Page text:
In jurisdictions that do not have a strong allegiance to a large body of precedent, parties have less a priori guidance and must often leave a bigger “safety margin” of unexploited opportunities, and final determinations are reached only after far larger expenditures on legal fees by the parties. This is the reason for the frequent choice of the law of the State of New York in commercial contracts.  Commercial contracts almost always include a “choice of law clause” to reduce uncertainty.
Somewhat surprisingly, contracts throughout the world (for example, contracts involving parties in Japan, France and Germany, and from most of the other states of the United States) often choose the law of New York, even where the relationship of the parties and transaction to New York is quite attenuated. Because of its history as the nation’s commercial center, New York common law has a depth and predictability not (yet) available in any other jurisdiction.
Similarly, corporations are often formed under Delaware corporate law, and contracts relating to corporate law issues (merger and acquisitions of companies, rights of shareholders, etc. ) include a Delaware choice of law clause, because of the deep body of law in Delaware on these issues.  On the other hand, some other jurisdictions have sufficiently developed bodies of law so that parties have no real motivation to choose the law of a foreign jurisdiction (e. g. , England and Wales, and the state of California), but not yet so fully developed that parties with no relationship to the jurisdiction choose that law.
The common theme in each case is that commercial parties seek predictability and simplicity in their contractual relations, and frequently choose the law of a common law jurisdiction with a well-developed body of common law to achieve that result. Likewise, for litigation of commercial disputes arising out of unpredictable torts (as opposed to the prospective choice of law clauses in contracts discussed in the previous paragraph), certain jurisdictions attract an unusually high Common law fraction of cases, because of the predictability afforded by the depth of decided cases.
For example, London is considered the pre-eminent centre for litigation of admiralty cases.  This is not to say that common law is better in every situation. For example, civil law can be clearer than case law when the legislature has had the foresight and diligence to address the precise set of facts applicable to a particular situation. For that reason, civil law statutes tend to be somewhat more detailed than statutes written by common law legislatures – but, conversely, that tends to make the statute more difficult to read (the United States tax code is an example).
 Nonetheless, as a practical matter, no civil law legislature can ever address the full spectrum of factual possibilities in the breadth, depth and detail of the case law of the common law courts of even a smaller jurisdiction, and that deeper, more complete body of law provides additional predictability that promotes commerce. 7 History The term “common law” originally derives from after the Norman Conquest. The “common law” was the law that emerged as “common” throughout the realm, as the king’s judges imposed a unified common law throughout England.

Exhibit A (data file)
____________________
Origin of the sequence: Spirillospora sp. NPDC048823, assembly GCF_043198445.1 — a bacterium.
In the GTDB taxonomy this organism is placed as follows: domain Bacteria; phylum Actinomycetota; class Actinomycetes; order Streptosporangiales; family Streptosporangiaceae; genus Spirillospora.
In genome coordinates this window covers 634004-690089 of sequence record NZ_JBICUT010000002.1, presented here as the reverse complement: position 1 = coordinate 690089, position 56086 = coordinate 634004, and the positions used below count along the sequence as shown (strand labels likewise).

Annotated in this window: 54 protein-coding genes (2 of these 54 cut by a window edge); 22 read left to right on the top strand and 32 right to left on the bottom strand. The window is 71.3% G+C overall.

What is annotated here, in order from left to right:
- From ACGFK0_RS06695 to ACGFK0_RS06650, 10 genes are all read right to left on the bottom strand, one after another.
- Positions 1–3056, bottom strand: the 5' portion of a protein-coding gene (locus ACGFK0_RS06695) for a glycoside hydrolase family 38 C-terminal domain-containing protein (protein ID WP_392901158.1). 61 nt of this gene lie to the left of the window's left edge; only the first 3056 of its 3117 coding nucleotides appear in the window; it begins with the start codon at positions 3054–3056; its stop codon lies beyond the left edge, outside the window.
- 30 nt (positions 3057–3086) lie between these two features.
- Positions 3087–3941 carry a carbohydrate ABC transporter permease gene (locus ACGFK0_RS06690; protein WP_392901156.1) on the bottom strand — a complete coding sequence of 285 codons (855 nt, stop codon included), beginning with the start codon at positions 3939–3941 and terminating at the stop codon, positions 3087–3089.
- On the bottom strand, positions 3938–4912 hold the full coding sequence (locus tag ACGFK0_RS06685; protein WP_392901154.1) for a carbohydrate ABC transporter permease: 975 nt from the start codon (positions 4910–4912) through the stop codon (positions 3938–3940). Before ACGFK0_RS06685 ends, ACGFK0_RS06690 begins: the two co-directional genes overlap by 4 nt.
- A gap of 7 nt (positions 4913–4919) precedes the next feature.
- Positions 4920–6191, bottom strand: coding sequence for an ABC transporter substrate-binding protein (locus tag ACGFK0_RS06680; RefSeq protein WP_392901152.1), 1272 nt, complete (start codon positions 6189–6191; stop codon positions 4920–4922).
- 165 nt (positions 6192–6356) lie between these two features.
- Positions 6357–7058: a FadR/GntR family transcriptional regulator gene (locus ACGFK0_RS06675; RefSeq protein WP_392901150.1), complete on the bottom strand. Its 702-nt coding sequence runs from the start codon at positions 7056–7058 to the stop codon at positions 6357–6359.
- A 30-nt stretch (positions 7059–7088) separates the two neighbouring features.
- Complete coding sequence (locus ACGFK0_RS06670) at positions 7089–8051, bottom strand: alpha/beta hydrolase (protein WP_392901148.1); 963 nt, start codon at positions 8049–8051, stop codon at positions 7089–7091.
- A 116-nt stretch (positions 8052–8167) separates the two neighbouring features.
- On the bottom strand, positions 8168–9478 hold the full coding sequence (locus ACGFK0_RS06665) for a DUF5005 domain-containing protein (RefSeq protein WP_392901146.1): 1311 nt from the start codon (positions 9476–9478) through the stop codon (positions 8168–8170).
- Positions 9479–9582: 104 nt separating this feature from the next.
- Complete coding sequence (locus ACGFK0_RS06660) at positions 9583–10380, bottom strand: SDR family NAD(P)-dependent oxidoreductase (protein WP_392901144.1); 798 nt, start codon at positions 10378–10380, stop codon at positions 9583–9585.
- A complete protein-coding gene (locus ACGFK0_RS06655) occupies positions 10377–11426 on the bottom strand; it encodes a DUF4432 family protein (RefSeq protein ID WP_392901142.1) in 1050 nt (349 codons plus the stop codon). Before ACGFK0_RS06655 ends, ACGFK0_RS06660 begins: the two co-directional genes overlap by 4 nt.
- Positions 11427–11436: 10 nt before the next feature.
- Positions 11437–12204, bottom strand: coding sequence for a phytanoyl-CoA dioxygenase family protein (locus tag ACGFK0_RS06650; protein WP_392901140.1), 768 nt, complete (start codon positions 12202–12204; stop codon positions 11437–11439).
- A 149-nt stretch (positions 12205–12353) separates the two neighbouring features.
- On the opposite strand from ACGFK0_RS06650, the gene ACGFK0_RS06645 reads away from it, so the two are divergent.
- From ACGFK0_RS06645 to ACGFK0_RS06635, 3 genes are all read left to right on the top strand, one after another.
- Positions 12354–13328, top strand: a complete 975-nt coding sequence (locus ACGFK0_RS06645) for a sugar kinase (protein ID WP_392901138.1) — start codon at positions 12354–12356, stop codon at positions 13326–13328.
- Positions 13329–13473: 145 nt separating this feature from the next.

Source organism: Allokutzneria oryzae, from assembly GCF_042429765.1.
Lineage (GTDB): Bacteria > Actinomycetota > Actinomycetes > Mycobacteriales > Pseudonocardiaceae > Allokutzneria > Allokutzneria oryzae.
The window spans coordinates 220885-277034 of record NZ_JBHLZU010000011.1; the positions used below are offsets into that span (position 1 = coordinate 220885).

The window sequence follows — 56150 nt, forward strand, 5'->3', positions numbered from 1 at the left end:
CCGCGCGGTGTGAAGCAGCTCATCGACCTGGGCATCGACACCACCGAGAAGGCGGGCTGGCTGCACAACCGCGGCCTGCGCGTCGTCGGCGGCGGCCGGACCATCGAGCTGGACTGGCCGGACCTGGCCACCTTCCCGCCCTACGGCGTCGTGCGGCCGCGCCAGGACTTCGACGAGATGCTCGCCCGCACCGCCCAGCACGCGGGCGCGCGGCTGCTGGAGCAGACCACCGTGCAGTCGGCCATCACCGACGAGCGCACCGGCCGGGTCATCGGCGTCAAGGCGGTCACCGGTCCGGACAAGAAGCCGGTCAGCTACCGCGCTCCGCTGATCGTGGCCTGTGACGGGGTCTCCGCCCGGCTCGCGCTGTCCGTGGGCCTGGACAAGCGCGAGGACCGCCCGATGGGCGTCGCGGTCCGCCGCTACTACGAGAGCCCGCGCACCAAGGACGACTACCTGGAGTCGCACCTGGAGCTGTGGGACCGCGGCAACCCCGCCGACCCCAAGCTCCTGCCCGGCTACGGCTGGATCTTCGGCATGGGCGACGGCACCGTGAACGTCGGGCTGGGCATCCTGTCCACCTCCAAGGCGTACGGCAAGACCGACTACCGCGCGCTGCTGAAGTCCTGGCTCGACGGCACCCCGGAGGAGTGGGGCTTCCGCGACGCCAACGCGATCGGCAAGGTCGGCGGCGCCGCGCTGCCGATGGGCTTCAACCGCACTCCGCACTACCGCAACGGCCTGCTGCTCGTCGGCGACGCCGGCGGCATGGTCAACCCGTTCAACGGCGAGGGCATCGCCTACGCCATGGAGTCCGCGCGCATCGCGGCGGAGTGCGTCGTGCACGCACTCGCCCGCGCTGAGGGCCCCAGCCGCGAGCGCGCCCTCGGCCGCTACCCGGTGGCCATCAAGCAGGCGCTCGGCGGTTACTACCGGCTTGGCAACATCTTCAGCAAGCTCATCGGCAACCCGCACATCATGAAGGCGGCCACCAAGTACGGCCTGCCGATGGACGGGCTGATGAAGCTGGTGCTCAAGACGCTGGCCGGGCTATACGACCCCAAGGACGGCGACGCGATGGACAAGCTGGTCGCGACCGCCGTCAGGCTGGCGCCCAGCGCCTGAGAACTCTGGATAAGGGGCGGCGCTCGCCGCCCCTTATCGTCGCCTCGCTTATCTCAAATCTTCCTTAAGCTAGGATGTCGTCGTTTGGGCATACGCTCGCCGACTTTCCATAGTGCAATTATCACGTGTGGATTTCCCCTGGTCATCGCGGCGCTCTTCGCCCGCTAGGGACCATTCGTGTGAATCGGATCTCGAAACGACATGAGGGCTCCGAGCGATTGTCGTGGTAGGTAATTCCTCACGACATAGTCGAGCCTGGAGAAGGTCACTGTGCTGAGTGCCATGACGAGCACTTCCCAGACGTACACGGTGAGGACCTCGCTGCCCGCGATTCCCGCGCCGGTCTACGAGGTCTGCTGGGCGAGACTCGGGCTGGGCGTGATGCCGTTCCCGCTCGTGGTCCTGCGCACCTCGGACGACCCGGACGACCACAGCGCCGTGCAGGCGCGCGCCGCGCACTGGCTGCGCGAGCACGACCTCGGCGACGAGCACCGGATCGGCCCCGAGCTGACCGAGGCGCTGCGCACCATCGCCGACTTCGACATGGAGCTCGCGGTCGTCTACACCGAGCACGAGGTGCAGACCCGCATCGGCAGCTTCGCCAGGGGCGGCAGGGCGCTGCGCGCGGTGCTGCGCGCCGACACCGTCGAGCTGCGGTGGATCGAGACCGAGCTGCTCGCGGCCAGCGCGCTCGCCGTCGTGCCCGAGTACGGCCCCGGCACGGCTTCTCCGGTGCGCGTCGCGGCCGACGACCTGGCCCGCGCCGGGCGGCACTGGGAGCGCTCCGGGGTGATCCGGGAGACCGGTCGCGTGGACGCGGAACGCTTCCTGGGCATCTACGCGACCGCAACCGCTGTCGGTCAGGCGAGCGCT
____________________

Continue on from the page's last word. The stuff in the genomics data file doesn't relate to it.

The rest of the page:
The doctrine of precedent developed under the inquisitorial system in England during the 12th and 13th centuries, as the collective judicial decisions that were based in tradition, custom and precedent. Such forms of legal institutions and culture bear resemblance to those that existed historically in societies where precedent and custom played a role in the legal process, including Germanic law.  The form of reasoning used in common law is known as casuistry or case-based reasoning.
The common law, as applied in civil cases (as distinct from criminal cases), was devised as a means of compensating someone for wrongful acts known as torts, including both intentional torts and torts caused by negligence, and as developing the body of law recognizing and regulating contracts. The type of procedure practiced in common law courts is known as the adversarial system; this is also a development of the common law. Medieval English common law Before the Norman conquest in 1066, justice was administered primarily by county courts, presided by the diocesan bishop and the sheriff, exercising both ecclesiastical and civil jurisdiction.
 Trial by jury began in these courts.  In 1154, Henry II became the first Plantagenet king. Among many achievements, Henry institutionalized common law by creating a unified system of law “common” to the country through incorporating and elevating local custom to the national, ending local control and peculiarities, eliminating arbitrary remedies and reinstating a jury system – citizens sworn on oath to investigate reliable criminal accusations and civil claims.
The jury reached its verdict through evaluating common local knowledge, not necessarily through t